The Power of the Red Heifer

The first time I really understood the power of the red heifer was when I read Michael Chabon’s novel The Yiddish Policemen’s Union. A fantasy of Jewish power and of Jewish subjugation, the book creates a world in which the State of Israel was conquered soon after its founding, and the Jews were given sovereignty over Sitka, Alaska, as a Jewish state and haven, thereby losing “only” 2 million Jews in the Holocaust. Even the policemen in Sitka speak Yiddish. It’s in the style of pulp fiction, with organized crime and fast-talking tough guys.

It also features a red heifer. In the book, one of the aims of the criminal conglomerate is to produce a pure red calf, as outlined in this week’s Torah portion, Chukat: red hair all over, with not even a black hair present, never been yoked; never given birth or been milked. The red heifer, the Torah explains, is key to the ritual for purification after exposure to a dead human body. The red heifer must be sacrificed, burned to ashes, and those ashes mixed with spring water. Then, the mixture is sprinkled on the person in a state of death impurity on the third and seventh day of their impurity, after which they are ritually pure again. Only people in a state of ritual purity can eat the Passover sacrifice or perform the priestly duties of the Temple’s sacrificial system. The mixture can last for hundreds of years.

The thing is, this can only be done while the Temple stands (or the Mishkan, the Tabernacle in the desert, before it). Maimonides teaches that only nine pure red heifers have ever been found from the time of the Torah through to the destruction of the Second Temple in 70 C.E. A tenth one is prophesied to be found and sacrificed by the Messiah himself, heralding the Messianic era. Today, the entire Jewish people is considered to be in a state of death impurity because after the destruction of the Second Temple, there has not been the opportunity to perform the ritual of the red heifer. In traditional Jewish liturgy, there is a prayer for the rebuilding of the Temple three times a day.

I probably read this parashah as a kid and thought, “What an archaic, superstitious ritual.” But now I see that the red heifer isn’t just a funny cow sacrifice. Mythologically, it has become the key to unlocking Jewish sovereignty and the ability to purify the Jewish people today. So much so that earlier this spring, a group of Israeli Jews imported five Red Angus calves from Texas to Israel to be raised for this purpose. These cows now reside in Shiloh, guarded and carefully tended, with the intention that when the time is right, they might be sacrificed and used in this ritual. You can search YouTube for videos of these red heifers. Concerns are rising about these heifers inflaming the war.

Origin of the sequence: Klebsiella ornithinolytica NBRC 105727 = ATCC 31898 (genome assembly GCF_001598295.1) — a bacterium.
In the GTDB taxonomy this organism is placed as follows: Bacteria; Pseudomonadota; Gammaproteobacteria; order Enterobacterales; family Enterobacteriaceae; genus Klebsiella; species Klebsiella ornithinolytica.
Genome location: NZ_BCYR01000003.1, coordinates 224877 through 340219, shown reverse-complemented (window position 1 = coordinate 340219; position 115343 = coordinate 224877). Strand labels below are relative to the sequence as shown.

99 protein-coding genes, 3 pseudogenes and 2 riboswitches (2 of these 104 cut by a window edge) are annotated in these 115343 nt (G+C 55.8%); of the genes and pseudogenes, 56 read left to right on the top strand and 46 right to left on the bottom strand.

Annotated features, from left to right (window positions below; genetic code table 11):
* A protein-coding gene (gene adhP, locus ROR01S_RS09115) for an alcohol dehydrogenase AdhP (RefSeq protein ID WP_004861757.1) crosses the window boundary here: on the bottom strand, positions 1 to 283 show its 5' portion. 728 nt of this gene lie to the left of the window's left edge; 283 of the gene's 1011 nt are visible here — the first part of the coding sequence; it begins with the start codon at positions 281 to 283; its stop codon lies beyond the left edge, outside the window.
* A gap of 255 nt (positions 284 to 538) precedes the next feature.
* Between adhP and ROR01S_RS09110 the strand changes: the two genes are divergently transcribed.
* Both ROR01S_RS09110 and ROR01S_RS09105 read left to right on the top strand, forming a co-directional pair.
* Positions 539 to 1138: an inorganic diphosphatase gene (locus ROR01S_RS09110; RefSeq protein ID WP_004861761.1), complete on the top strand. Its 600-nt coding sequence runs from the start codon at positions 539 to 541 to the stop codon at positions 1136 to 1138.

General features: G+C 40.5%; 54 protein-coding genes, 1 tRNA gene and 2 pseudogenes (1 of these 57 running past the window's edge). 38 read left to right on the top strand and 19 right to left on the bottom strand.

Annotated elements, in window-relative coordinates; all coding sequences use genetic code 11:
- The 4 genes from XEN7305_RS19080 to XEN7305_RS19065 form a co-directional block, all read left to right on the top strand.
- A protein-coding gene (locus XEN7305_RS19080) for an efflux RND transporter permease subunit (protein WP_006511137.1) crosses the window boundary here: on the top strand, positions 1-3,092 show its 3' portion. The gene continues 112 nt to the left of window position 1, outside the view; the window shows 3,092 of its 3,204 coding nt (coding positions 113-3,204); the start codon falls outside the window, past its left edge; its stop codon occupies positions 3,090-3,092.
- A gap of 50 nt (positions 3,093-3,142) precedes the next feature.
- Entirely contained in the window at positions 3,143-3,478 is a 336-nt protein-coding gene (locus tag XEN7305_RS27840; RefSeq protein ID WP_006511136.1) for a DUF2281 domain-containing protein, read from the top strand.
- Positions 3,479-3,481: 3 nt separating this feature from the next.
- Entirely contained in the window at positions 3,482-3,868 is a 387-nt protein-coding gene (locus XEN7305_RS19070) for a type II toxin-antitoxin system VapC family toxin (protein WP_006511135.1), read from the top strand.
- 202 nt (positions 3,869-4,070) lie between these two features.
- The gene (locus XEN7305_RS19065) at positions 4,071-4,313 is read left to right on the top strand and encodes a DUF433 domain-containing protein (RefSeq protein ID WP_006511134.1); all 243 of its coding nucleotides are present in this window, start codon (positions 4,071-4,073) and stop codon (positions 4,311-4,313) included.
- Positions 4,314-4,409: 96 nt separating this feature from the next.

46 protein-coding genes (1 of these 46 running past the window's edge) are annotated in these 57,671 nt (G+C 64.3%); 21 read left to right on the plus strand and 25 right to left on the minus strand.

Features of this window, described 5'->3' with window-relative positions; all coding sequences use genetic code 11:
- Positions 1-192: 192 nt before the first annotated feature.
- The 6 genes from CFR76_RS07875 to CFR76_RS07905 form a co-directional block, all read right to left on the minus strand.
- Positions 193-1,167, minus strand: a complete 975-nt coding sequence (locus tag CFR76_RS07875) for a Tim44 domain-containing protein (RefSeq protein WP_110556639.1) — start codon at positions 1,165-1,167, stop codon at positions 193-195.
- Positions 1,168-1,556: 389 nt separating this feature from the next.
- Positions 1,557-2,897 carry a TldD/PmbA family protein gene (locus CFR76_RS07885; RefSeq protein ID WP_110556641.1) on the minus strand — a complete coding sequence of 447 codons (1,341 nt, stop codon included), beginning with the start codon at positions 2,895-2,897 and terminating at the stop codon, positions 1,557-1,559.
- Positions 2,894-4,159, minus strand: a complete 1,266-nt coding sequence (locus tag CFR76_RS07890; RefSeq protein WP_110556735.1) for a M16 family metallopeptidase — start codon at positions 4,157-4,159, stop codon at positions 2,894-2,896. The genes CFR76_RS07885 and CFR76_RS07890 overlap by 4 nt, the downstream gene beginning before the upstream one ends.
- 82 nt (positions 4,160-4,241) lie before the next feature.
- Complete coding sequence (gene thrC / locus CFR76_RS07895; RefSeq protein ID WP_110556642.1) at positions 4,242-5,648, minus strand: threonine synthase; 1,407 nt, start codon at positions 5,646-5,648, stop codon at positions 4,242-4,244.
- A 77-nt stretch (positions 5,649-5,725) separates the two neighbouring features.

Just writing this piece, I’m trying to be very careful in my wording, knowing how provocative the topic actually is. The Temple Institute, the Jewish messianic group preparing for the imminent creation of the Third Temple by crafting Temple instruments and garments, has declared at least two of the Red Angus cows to be kosher and unblemished and has shared their interest in seeing them sacrificed. For people like them, the falling dominoes set off by the red heifer go from purification ritual to readiness to serve in the Third Temple, to destroying the Dome of the Rock and building the Third Temple, to bringing about the coming of the Messiah. These five cows, the extreme believers would say, will bring about ultimate peace.

I can understand the appeal to some extent. Part of me was so taken with The Yiddish Policemen’s Union and its vision of a totally Jewish society and the idea that if we could only find a red heifer and do this ritual, a just and fully peaceful version of the world would follow, one we can’t fully imagine. It’s also an intoxicating notion of power because the Third Temple would, in this conceptualization, mean Jewish sovereignty, a kind of power that the Jews have rarely had in our history. A kind of power in which we could fully protect ourselves from recrimination, from coercion, from slaughter.

So I’m not surprised that the red heifer has come back into the news in the last months. It is a shortcut to a time when this whole war is over. When peace abounds. When death impurity is purified and we can focus on the sacred. Without needing to really figure out the steps in between.

The problem is that would be putting the heifer before the cart, so to speak. There is no shortcut. There is no animal sacrifice on the Mount of Olives that will skip to the end of this story. A different kind of sacrifice is likely needed for two peoples to come together that have so many reasons not to. A lasting peace with dignity for everyone is something I can pray for three times a day, it should come speedily and in our times.

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